Rex Murphy: The showdown at the Barbecue Corral

National Post

Police officers stand outside Adamson Barbecue restaurant, which had opened despite being ordered closed the day before, in the Toronto suburb of Etobicoke on Nov. 25, 2020. PHOTO BY CARLOS OSORIO/REUTERS

It seems, according to the authorities, if a company is large enough, COVID-19 never visits. In a place with one owner and two employees, it is a hazard. On the one hand, a man who knows how to move between ribs and hot flames; on the other, Mayor John Tory’s law boys, ready to take down the takeout kingpin. That said, it was a Toronto fable for all time.

Likewise, according to the news reports, I deduce that there were no serious clashes. Mr. Adam Skelly, the owner of Adamson Barbecue, seems, even in the current furor, to be a pretty cool guy. He made a few plays before he was arrested, but it was all mostly smooth. However, it is necessary to indicate that it was the size and strength of the police presence, on horseback and on foot, that attracted the attention of a hundred iPhones. Smaller forces have invaded Belgium. All these men and women in blue in front of a single barbecue restaurant. Certainly, this was one of the key elements to highlight, the size of the deployment and the seriousness with which Toronto’s civic authorities were taking the matter.

Contradictions that bother

Notably, it was a considerable number of people who went online or spoke to reporters to make it clear that Toronto has witnessed many types of protests, from crowds banging on the doors of the mayor’s condo building to rail blockades and the blocking the main streets. And it’s that crowds gather for one kind of protest or another on the Legislature lawn so often that it could be a hobby.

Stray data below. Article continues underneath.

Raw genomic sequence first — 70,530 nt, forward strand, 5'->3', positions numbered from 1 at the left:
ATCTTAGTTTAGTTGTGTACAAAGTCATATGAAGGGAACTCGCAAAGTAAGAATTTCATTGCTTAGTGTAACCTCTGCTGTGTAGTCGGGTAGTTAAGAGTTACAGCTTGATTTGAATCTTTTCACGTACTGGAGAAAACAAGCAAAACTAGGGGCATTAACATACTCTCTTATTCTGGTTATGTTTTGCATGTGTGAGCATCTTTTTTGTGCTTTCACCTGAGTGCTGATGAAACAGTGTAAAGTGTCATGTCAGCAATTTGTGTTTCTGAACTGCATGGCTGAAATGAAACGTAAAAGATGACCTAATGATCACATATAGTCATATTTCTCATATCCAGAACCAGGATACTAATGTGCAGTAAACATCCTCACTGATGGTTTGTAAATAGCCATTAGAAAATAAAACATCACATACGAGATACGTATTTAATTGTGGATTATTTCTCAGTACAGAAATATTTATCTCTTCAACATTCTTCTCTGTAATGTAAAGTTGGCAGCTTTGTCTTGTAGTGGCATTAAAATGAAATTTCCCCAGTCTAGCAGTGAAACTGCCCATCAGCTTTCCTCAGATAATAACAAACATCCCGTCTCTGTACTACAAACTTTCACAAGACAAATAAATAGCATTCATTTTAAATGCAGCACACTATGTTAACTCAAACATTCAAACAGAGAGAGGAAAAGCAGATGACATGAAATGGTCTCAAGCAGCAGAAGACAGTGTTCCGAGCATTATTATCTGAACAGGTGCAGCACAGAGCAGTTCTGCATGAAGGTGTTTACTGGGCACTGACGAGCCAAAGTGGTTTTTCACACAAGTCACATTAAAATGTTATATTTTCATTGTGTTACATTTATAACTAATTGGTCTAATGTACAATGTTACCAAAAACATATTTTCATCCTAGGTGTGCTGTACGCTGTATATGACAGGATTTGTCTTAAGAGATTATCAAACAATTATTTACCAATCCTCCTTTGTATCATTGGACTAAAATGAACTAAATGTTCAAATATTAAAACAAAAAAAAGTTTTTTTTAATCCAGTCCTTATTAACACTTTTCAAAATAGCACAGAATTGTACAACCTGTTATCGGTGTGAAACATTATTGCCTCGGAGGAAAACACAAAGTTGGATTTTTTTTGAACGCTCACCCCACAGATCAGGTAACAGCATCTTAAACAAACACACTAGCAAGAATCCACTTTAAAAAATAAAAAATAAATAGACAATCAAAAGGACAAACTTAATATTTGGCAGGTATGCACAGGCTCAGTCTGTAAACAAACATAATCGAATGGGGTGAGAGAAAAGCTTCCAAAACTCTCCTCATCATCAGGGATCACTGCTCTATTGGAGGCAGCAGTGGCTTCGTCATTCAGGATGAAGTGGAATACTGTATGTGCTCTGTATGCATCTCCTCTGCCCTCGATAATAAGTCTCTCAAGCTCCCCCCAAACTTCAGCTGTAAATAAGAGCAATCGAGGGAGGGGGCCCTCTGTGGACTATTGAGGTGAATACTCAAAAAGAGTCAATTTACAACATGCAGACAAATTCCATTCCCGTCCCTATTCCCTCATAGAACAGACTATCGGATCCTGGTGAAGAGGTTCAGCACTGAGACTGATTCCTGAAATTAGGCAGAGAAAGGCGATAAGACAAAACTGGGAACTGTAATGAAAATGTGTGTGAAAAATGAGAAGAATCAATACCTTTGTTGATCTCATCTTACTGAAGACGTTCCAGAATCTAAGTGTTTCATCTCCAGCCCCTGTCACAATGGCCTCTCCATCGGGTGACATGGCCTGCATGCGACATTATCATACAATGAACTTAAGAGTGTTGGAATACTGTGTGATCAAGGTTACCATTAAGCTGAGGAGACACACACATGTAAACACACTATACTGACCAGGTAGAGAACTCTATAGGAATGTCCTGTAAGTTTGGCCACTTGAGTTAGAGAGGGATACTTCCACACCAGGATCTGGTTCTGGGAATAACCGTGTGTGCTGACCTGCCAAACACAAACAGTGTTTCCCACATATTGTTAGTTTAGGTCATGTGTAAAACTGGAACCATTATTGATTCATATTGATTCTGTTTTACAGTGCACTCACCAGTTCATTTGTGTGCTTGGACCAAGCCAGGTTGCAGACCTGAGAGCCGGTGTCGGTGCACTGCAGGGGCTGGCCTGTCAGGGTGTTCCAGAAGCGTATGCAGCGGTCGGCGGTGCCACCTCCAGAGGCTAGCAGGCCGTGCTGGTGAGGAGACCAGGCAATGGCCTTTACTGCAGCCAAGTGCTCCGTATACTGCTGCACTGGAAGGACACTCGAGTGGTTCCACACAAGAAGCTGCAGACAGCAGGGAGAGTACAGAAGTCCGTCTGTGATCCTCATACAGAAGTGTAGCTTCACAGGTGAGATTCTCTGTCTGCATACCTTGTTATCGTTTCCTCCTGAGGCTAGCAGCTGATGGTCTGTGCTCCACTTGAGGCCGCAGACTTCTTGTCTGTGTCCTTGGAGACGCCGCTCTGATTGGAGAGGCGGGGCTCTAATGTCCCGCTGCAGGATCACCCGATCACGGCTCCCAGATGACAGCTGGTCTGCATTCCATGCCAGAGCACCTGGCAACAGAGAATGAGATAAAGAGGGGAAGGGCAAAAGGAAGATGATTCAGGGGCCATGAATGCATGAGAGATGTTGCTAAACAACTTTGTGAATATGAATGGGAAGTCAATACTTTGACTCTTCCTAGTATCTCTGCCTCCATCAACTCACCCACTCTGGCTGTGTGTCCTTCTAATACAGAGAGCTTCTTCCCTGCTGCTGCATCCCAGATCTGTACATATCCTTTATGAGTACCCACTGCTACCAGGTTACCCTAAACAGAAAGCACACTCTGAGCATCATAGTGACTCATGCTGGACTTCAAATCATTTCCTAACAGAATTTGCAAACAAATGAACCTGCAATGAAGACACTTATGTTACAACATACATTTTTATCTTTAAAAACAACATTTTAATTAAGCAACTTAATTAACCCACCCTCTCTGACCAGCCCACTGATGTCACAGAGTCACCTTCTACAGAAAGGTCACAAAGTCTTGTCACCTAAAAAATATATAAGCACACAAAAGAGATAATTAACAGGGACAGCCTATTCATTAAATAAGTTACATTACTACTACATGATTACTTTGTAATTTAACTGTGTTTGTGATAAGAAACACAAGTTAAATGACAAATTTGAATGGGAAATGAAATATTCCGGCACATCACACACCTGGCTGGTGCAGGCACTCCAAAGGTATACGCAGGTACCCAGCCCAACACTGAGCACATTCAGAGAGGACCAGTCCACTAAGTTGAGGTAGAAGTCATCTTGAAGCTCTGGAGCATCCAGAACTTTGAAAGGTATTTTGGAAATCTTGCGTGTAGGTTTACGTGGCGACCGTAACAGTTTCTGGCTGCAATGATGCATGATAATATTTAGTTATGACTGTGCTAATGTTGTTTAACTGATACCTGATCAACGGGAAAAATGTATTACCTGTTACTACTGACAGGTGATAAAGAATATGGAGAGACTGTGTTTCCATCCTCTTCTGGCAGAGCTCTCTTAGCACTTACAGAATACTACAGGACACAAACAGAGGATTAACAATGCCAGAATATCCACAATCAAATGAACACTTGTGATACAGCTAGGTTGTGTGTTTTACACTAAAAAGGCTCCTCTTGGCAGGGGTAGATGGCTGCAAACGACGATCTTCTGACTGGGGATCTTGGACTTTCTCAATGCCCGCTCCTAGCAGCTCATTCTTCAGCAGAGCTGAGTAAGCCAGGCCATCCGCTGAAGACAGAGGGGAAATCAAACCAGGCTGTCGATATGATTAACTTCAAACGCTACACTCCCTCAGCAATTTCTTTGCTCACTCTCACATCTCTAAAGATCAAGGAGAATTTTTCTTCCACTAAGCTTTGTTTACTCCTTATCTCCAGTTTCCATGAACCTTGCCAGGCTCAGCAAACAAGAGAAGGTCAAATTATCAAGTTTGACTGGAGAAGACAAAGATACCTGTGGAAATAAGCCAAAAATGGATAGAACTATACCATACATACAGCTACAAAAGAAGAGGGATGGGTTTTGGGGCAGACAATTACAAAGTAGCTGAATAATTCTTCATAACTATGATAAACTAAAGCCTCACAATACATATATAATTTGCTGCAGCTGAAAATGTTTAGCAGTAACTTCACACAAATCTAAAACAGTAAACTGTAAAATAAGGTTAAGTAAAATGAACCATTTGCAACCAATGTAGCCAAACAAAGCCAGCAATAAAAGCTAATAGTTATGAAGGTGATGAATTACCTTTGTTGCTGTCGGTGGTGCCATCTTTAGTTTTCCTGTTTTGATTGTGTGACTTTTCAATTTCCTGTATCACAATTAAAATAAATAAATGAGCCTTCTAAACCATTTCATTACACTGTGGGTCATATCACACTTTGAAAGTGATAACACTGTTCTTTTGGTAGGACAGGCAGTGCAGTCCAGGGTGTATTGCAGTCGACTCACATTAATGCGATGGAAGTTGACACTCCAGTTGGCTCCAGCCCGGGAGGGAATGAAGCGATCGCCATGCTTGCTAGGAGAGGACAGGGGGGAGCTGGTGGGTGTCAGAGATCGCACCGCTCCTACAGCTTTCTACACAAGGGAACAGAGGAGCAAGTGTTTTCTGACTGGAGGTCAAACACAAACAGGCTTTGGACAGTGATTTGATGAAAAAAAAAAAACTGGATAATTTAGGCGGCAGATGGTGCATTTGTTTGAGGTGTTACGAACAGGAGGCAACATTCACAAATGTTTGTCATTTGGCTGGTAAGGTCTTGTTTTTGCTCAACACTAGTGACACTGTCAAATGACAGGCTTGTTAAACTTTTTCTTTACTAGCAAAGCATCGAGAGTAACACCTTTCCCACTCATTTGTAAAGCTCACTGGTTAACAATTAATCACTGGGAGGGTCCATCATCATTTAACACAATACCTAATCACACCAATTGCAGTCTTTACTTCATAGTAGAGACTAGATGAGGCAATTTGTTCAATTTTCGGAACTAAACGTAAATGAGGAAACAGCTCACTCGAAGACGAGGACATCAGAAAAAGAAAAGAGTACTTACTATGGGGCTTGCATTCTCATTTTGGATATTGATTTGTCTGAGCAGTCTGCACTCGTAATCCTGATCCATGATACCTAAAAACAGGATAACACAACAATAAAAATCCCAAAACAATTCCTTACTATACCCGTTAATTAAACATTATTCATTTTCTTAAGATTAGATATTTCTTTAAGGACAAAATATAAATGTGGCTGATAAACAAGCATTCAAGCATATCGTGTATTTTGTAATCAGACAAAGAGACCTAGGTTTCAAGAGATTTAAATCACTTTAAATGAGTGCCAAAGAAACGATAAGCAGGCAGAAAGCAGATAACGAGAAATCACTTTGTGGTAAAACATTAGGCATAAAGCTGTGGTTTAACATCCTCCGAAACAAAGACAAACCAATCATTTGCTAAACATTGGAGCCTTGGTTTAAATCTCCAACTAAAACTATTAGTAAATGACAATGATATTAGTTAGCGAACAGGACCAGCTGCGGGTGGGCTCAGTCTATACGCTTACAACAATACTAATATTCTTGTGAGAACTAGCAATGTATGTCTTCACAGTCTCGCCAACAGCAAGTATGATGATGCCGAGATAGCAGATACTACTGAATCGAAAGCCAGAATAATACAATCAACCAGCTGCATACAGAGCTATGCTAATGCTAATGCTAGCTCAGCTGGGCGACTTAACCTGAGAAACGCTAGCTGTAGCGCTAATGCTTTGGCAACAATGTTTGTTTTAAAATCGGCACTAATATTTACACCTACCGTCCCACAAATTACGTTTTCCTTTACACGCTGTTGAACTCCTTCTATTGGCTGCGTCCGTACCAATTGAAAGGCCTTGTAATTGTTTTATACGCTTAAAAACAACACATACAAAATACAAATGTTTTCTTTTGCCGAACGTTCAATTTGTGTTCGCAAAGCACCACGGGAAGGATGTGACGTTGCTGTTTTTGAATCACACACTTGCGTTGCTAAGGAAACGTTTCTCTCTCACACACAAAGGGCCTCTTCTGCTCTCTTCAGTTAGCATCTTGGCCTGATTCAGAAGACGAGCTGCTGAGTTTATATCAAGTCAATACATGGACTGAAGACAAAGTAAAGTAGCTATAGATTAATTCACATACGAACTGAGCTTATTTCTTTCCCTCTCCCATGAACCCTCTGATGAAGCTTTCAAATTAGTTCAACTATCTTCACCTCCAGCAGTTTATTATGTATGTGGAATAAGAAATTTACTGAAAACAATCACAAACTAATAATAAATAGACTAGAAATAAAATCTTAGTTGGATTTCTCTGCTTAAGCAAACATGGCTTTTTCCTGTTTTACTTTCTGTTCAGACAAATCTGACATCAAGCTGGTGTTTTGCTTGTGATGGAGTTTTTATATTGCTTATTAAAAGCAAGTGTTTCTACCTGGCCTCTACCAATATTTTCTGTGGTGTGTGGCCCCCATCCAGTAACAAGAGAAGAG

Now it is necessary to indicate people feel a contradiction here. Some protests get a pass. Some don’t. Some are allowed with a wink. And some scream half a division.

Certainly, many people in Toronto and everywhere have gotten a bit tired of the contradictions in the COVID handling rules, contradictions between what they were told at the beginning and what they were told now; contradictions in which the parties must support these rules and those that do not; contradictions in which activities are granted “essential status” and denied.

There are severe contradictions between who bears the greatest burden by following the rules and who carries the least. And it is always the smallest companies, the most exposed and vulnerable, that bear the heaviest load. The message seems obvious, if a company is big enough, COVID-19 never visits. In a place with one owner and two employees, it is a hazard.

It has been a kind of motto of the leaders, municipal, provincial, and federal, that “We are all in this together”.

Source: Rex Murphy | National Post

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